John Carpenter's The Thing is a milestone in sci-fi cinema so it's surprising that it took 20 years until we saw a videogame based on it. Released in 2002, Computer Artworks underrated gem proved that it was worth the wait. So much so that John Carpenter himself officially endorsed it as the canonical sequel.
Despite being founded in 1993, Computer Artworks only had one other game under their belt when they began developing The Thing. That game was Evolva released in 2000 (you can buy it at GOG), another underrated third-person shooter. Before that, they were very well respected in the computer arts circuit (who'd have thunk), providing artistic collaborations with fashion designer Daniel Poole and musicians Robert Miles and The Shamen. They also worked on the movie Hackers. This was the mid-90s, so acid house - and the design iconography surrounding it - was a thing but they stood out from their competition. Unlike other graphic design companies at the time (like The Designers Republic who made the iconic art for the WipEout series), Computer Artworks developed their own tool - Organic Art. It allowed the user to generate "3D computer models or organic life forms, using genetic algorithm based techniques to mutate base forms into artistic creations" [source].
Using computers will let you see logs and perhaps door codes (left).
U.S. Outpost 31 has a generous number of tape recorders that act as your save points (right).
You'd think that having experience with such a tool, the body-morphing aliens featured in The Thing videogame would be a horrific mass of undulating organic matter. Sadly, all of the enemies are pre-designed and rendered in rather blocky, harsh polygons with some stiff animations. Some are direct copies of what we saw in the film, while others are original creations. Some take obvious inspiration from other franchises. The thing known as the Scuttler looks like it jumped right out of Half-Life while the Humanoids may have hitched the last train South from Silent Hill. While that game's sequel is a visually superior survival horror featuring smoother enemy designs, the sheer number of things The Thing displays on screen at times during the more frenetic sequences is probably the reason for the low poly count.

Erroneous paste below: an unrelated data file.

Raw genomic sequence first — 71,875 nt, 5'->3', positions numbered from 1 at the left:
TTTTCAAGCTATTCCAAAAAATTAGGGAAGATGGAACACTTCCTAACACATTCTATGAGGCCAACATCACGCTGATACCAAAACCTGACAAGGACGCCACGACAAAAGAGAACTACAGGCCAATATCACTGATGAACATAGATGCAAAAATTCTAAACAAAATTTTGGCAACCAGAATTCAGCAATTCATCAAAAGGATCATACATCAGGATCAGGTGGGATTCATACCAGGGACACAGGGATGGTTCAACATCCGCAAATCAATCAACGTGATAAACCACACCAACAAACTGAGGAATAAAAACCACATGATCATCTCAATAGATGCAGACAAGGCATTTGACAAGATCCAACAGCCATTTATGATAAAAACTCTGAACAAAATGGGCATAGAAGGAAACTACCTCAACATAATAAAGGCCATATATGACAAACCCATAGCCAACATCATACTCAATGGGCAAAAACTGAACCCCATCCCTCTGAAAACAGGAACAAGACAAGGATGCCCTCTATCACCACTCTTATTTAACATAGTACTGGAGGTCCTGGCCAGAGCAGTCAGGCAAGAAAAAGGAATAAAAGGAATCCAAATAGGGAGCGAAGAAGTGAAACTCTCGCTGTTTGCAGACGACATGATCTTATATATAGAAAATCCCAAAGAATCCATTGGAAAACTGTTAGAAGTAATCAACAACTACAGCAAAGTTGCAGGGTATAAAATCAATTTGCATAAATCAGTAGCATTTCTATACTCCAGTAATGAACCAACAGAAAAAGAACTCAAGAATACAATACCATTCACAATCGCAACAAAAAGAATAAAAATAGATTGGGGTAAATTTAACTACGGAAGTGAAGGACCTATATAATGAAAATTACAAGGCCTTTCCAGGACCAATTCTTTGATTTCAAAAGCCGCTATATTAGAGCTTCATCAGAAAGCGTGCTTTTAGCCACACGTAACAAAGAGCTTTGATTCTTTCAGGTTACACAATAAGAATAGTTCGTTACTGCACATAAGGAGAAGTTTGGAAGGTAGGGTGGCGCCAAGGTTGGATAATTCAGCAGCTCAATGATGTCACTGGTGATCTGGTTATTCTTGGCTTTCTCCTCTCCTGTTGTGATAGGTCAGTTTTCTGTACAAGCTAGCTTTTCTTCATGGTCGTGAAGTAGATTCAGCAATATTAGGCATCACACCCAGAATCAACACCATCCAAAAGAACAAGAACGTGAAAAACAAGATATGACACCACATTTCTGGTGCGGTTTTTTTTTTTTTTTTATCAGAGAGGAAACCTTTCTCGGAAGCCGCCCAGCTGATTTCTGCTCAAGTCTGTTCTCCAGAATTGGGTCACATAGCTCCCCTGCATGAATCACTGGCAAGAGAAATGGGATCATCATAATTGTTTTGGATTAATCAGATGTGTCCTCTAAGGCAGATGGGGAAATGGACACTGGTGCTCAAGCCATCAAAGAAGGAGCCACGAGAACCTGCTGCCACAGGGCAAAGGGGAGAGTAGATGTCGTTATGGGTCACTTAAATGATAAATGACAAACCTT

Elsewhere the graphics are fine enough, though the constant grey of the Antarctic setting may tire some people. What really excells, though, is the atmosphere. You'll no doubt shiver while running in the snow through a heavy storm at night, hopeful that a faint light may appear in the distance to guide your way. There are even a few locations taken directly from the movie, often filled with Easter Eggs and references to keep a movie nerd like me happy. You can even find and play MacReady's lost recording if you look hard enough.
You can assign actions or give weapons in the Squad Menu (left)
while you can use and assign items to the right mouse button in the Item Menu (right).
But what of the gameplay? The Thing mixes elements of survival horror with an over-the-shoulder shooter and squad-based strategy. Finding keys and opening doors are the primary puzzles and it's robustly implemented, even if it won't ever strain the old noggin. What will take up most of your attention is your squad, featuring a revolving door or medics, soldiers and engineers. As U.S. Special Forces Captain Blake, you'll command up to four teammates. Their AI is solid enough when it comes to combat, only occasionally running in your line of fire, but you'll still have to manage almost every other action for them. The medics will automatically heal others in need, though won't necessarily help themselves. The engineers are useful for fixing broken door panels and other electrical hotspots, but won't do so unless ordered. Soldiers are your basic offensive grunt with no other unique abilities, but the others are also competent shooters with a weapon in their hand. You'll still have to provide them with guns and ammo though.
Beyond this, you also have to think of their mental health. Each has a fear gauge that increases in times of stress like when you come across a pile of dead bodies or during a particularly stressful gun fight. If their emotional state gets too dark, they will react irrationally, falling to the floor clutching their knees in a foetal position. Perhaps they'll shoot randomly, spraying gunfire without much thought for safety. At worst, they might even shoot themselves. You can combat this by giving them shots of adrenaline for an instant boost in courage or giving them time to recuperate in a safer environment.